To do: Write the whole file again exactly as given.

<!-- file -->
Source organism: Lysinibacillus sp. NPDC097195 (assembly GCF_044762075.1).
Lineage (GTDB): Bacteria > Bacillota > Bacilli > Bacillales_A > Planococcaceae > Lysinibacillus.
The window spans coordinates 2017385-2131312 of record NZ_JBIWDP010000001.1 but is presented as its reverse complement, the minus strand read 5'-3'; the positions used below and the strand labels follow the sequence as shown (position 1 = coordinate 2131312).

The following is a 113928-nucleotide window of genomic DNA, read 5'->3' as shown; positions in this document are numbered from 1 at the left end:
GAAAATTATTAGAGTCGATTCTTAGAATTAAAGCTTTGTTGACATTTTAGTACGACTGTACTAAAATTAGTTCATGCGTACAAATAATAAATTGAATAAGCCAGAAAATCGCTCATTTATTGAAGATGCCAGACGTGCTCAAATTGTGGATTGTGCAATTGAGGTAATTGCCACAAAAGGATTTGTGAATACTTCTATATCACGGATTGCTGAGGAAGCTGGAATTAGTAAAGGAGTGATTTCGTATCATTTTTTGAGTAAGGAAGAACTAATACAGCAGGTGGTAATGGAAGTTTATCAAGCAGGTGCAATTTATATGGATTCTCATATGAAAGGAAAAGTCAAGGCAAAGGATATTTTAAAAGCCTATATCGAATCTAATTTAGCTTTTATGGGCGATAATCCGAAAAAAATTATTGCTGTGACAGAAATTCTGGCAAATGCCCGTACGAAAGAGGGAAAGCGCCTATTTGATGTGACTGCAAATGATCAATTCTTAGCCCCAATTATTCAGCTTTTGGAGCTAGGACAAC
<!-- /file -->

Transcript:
Source organism: Lysinibacillus sp. NPDC097195 (assembly GCF_044762075.1).
Lineage (GTDB): Bacteria > Bacillota > Bacilli > Bacillales_A > Planococcaceae > Lysinibacillus.
The window spans coordinates 2017385-2131312 of record NZ_JBIWDP010000001.1 but is presented as its reverse complement, the minus strand read 5'-3'; the positions used below and the strand labels follow the sequence as shown (position 1 = coordinate 2131312).

The following is a 113928-nucleotide window of genomic DNA, read 5'->3' as shown; positions in this document are numbered from 1 at the left end:
GAAAATTATTAGAGTCGATTCTTAGAATTAAAGCTTTGTTGACATTTTAGTACGACTGTACTAAAATTAGTTCATGCGTACAAATAATAAATTGAATAAGCCAGAAAATCGCTCATTTATTGAAGATGCCAGACGTGCTCAAATTGTGGATTGTGCAATTGAGGTAATTGCCACAAAAGGATTTGTGAATACTTCTATATCACGGATTGCTGAGGAAGCTGGAATTAGTAAAGGAGTGATTTCGTATCATTTTTTGAGTAAGGAAGAACTAATACAGCAGGTGGTAATGGAAGTTTATCAAGCAGGTGCAATTTATATGGATTCTCATATGAAAGGAAAAGTCAAGGCAAAGGATATTTTAAAAGCCTATATCGAATCTAATTTAGCTTTTATGGGCGATAATCCGAAAAAAATTATTGCTGTGACAGAAATTCTGGCAAATGCCCGTACGAAAGAGGGAAAGCGCCTATTTGATGTGACTGCAAATGATCAATTCTTAGCCCCAATTATTCAGCTTTTGGAGCTAGGACAAC